Taking a moment to think about this, yeah, it does work to a limited degree. But if it actually does effectively repel slugs and snails, all you are going to do is repel the slugs and snails from your collection of pennies and onto your collection of peonies. Try using copper sulfate as an alternative or beer as an alternative. I hear slugs really like Miller.

5.  Adding sand to help loosen up clay soils.
This one is perhaps my all time favorite. Have you ever made cement? If you want to build soil tilth, add organic matter. Organic matter aids in soil drainage, improves the nutrient holding capacity and helps break up heavy clayey soils.

So while you may be prone to seeing these wonderful things that tell you how easily you can have amazing gardens on Pinterest, the reality is that any garden worth having is going to require work. If you want to find out what shortcuts you can take and actually do work in your area, the best place to start would be from a trusted, reliable source. Your local Extension Office is the source for reliable and accurate information, and, we are on social media too!

Monday, January 26, 2015

Considerations Before the Chickens or the Eggs


Buff Orpington rooster
Posted by: Curtis Utley, Jefferson County Extension

Spring is not quite in the air but this is the time of year that I begin planning my vegetable garden and placing my baby chick order. Chicks are available every week of the year from most mail-order hatcheries but there is something nostalgic and anticipatory about new life in the spring. From a practical standpoint it is much easier to brood chicks in the warming months of spring. Chickens may be a great addition to your yard and garden but keeping chickens is not for everyone. The following is my dissertation on the pitfalls and challenges often overlooked by the impulse buyer.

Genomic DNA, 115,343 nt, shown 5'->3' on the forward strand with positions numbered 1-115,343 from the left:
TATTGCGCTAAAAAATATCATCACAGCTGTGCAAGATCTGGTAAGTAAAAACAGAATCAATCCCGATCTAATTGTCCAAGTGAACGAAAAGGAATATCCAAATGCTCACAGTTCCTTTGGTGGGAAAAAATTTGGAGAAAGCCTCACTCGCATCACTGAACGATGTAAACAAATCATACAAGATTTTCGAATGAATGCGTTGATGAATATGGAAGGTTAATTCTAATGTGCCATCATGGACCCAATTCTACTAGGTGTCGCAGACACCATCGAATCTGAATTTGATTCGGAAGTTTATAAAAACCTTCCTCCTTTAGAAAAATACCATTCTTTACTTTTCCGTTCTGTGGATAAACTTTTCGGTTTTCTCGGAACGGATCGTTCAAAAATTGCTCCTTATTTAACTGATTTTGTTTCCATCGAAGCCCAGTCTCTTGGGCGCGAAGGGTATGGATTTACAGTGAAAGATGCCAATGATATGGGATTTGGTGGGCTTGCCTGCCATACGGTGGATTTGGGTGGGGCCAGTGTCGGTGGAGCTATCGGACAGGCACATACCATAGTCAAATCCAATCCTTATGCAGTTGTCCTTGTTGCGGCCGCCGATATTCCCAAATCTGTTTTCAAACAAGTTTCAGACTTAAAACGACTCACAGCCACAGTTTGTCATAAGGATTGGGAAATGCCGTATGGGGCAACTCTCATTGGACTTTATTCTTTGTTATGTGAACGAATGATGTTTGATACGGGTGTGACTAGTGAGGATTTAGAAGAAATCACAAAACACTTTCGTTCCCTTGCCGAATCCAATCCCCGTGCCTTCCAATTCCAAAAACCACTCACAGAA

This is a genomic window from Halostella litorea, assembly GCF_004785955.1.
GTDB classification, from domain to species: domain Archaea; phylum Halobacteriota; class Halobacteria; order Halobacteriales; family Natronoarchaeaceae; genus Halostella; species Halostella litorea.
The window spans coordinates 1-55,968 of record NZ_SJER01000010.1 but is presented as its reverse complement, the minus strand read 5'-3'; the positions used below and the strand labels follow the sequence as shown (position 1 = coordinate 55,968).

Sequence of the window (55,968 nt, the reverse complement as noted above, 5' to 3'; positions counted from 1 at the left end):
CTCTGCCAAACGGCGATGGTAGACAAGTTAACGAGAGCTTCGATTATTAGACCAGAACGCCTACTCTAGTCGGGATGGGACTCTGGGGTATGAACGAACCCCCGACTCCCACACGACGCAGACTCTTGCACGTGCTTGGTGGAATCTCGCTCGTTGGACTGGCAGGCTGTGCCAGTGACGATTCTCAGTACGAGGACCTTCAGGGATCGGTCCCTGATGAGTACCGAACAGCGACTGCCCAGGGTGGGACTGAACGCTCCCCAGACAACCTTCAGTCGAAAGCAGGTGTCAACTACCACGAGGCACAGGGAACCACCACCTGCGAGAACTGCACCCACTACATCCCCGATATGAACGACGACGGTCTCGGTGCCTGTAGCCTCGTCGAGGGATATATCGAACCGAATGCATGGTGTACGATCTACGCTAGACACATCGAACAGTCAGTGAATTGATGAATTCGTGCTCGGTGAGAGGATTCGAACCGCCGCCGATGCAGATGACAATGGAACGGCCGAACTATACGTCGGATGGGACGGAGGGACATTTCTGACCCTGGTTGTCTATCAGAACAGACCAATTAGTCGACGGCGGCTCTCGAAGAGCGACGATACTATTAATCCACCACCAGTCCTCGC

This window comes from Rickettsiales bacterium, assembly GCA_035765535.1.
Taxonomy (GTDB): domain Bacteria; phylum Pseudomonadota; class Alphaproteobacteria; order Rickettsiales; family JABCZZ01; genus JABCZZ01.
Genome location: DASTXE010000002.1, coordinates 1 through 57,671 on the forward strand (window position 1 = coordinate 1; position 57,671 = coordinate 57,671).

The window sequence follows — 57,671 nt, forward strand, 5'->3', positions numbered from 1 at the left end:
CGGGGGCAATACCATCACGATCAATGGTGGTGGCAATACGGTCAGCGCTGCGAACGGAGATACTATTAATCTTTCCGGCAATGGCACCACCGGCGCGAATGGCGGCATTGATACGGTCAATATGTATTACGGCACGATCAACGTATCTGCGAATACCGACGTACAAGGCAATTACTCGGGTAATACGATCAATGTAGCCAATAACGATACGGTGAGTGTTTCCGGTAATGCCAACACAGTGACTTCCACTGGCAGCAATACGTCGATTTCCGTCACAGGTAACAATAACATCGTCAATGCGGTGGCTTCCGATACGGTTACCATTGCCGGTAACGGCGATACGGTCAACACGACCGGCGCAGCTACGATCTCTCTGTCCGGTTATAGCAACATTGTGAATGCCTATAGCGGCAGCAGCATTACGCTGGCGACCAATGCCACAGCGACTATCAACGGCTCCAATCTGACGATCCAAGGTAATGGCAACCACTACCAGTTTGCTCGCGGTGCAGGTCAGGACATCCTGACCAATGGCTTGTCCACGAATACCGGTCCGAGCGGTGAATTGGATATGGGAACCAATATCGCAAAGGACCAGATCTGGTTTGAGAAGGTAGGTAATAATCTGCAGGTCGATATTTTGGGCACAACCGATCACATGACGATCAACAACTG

Housing:

First off, Chickens need suitable housing. Buying or building a chicken coop should be step 1. The coop should be weather and predator proof. Choose a coop layout that is easy to clean; chickens are messy birds. I strongly recommend a slick finished concrete coop floor for the ease of cleaning and to dissuade tunneling vermin.

Baby chicks in fire proof steel horse tank
Brooding:

In nature a mother hen hatches her chicks and broods them herself, keeping them close to her body for the first 6-8 weeks of life. With hatchery chicks, you are the brooder and many buildings have burned to the ground accidentally as a result of a brooder lamp or other heat source causing a fire. Both my cousin and I have had brooder lamp mishaps resulting in property damage so this should not be taken lightly.